EECS professor and MTL core faculty member Dana Weinstein is the recipient of an Intel Early Career Faculty Honor from the Intel Corporation. The announcement was made official this week.
The Intel Early Career Faculty Honor Program provides financial and networking support to those faculty members who are early in their careers and who show great promise as future academic leaders in disruptive computing technologies. The purpose of this Program is to help promote the careers of promising early career faculty members and to foster long-term collaborative relationships with senior technical leaders at Intel.
Dana Weinstein is the Finn Assistant Professor in the Department of Electrical Engineering and Computer Science at MIT, and a member of the Microsystems Technology Laboratories. Dana received her B.A. in Physics from UC Berkeley in 2004, where she worked on ultra-fast X-ray physics at the Advanced Light Source. She then moved to Cornell University, where she completed her Ph.D. in Applied Physics in 2009, working on RF Micro Electro-Mechanical Systems (MEMS). Dana is the recipient of the NSF CAREER Award, the DARPA Young Faculty Award, the Intel Early Career Award, and the IEEE IEDM Roger A. Haken Best Paper Award.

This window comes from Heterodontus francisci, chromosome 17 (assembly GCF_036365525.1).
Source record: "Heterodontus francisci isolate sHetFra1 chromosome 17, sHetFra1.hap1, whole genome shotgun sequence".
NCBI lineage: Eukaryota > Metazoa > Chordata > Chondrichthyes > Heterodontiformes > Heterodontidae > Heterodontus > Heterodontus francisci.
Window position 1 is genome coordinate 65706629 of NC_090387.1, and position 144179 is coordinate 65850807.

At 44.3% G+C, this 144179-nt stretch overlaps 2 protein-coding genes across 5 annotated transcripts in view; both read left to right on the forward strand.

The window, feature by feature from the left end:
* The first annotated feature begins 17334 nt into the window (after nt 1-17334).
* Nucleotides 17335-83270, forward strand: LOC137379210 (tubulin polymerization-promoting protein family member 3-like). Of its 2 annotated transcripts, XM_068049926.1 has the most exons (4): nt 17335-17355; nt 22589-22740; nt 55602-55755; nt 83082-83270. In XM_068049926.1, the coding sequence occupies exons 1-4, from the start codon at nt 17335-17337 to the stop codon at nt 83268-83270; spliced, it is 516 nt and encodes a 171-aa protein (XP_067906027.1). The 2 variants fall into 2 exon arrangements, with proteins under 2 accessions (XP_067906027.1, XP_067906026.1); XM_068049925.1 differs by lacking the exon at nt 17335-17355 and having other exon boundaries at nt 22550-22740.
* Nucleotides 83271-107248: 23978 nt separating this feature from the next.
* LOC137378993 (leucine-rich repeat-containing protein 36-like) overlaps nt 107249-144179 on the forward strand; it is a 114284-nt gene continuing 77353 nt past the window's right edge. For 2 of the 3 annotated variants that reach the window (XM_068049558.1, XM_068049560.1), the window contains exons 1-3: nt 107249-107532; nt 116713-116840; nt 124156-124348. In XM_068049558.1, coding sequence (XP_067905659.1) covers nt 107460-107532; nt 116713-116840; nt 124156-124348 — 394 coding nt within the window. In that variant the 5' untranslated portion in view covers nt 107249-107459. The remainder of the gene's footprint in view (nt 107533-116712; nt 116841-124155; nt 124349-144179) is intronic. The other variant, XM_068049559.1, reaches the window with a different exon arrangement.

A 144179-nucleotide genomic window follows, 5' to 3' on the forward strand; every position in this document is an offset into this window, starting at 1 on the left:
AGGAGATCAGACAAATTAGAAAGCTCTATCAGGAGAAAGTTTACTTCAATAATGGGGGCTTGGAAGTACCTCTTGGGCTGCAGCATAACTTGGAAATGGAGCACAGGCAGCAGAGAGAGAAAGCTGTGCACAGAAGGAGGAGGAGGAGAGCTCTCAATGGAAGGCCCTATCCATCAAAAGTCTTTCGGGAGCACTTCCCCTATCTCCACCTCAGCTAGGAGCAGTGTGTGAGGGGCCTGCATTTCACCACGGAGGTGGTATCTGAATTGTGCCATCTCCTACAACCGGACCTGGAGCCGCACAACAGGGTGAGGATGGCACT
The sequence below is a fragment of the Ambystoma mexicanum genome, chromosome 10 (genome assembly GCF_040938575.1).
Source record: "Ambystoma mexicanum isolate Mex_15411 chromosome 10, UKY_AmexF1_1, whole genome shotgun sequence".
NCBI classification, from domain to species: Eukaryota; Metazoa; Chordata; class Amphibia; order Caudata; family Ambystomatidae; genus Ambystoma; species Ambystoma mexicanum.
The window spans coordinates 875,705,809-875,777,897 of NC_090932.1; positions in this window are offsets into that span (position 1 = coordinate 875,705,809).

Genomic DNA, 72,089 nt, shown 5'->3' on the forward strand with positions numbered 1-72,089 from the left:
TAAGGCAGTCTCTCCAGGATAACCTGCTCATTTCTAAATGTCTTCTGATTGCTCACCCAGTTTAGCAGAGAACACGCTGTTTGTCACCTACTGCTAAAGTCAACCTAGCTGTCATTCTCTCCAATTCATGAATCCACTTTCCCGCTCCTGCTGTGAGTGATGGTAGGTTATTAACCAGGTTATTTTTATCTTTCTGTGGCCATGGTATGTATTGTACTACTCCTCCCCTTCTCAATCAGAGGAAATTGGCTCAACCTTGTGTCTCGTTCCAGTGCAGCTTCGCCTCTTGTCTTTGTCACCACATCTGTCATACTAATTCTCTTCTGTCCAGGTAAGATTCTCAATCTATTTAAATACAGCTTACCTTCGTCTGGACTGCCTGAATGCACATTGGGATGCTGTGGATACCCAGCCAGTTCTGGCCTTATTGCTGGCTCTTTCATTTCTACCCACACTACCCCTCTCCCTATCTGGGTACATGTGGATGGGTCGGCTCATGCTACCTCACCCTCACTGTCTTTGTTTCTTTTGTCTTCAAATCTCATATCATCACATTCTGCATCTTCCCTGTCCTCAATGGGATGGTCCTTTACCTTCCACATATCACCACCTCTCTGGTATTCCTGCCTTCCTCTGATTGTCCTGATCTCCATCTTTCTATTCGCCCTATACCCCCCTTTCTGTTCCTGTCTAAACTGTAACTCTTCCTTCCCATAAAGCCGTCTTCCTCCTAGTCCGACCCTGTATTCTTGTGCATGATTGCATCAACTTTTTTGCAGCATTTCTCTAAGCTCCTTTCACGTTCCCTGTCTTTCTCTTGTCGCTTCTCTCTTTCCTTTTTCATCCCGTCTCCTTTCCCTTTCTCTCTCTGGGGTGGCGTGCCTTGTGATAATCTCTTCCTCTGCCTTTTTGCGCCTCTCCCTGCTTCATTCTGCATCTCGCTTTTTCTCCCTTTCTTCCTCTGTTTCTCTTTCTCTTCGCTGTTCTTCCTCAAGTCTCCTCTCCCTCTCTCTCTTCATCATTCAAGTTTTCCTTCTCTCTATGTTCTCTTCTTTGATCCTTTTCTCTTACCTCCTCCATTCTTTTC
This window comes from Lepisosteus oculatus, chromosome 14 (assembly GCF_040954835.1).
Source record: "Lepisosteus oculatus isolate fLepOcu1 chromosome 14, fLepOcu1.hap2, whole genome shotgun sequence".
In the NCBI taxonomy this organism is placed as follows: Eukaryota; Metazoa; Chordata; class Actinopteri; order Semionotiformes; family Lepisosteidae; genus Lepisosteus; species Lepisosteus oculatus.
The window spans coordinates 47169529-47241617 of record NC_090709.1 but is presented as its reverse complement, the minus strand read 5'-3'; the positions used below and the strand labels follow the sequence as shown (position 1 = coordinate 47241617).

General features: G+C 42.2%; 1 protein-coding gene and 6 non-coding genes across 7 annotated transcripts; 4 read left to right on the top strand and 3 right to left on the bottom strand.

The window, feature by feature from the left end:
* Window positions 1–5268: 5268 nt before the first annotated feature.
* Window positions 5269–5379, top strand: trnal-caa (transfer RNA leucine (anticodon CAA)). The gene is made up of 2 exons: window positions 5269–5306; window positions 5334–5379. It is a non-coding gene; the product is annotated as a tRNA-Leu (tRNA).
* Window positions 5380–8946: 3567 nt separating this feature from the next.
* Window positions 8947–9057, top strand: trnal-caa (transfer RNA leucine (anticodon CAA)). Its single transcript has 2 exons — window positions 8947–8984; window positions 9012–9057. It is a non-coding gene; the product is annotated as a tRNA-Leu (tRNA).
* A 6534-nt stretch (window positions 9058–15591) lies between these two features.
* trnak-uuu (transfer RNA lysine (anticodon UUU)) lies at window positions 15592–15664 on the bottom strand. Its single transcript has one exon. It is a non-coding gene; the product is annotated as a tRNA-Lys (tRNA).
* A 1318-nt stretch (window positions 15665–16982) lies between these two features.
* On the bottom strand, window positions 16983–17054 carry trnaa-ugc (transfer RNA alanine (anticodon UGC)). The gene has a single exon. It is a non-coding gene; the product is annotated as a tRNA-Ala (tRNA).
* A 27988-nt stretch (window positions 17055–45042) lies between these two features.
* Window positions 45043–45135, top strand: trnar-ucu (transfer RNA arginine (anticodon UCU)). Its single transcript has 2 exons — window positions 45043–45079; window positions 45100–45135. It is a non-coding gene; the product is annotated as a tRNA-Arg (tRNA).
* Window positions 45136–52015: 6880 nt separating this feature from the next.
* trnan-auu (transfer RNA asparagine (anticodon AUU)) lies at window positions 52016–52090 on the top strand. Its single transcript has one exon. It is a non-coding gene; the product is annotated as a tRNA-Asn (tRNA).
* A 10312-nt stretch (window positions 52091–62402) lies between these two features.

The HybridMEMS Lab led by Weinstein focuses on the development of hybrid MEMS-IC devices for low-power wireless communication, microprocessor clocking, and sensor applications. In particular, they are working to harness the benefits of acoustic vibrations to enhance the performance of next-generation electronic devices. Using novel transduction mechanisms like FET sensing, the group has shown the highest frequency resonators to date in Si (~40 GHz) and resonators with f.Q products >5e13.
The lab is also pursuing integration of such hybrid devices into CMOS-based systems, including low-power, narrow-bandwidth low noise amplifiers for transceivers and low phase-noise oscillator arrays for clock generation and temperature sensing in microprocessors. Using Acoustic Bragg Reflectors and dielectric transduction in solid-state acoustic resonators, the lab has eradicated the need for costly packaging, improving yield and robustness in harsh environments, and making MEMS resonators more accessible for a wide range of applications.
-- Patsy Sampson, EECS; Mara Karapetian, MTL; 9/9/2012
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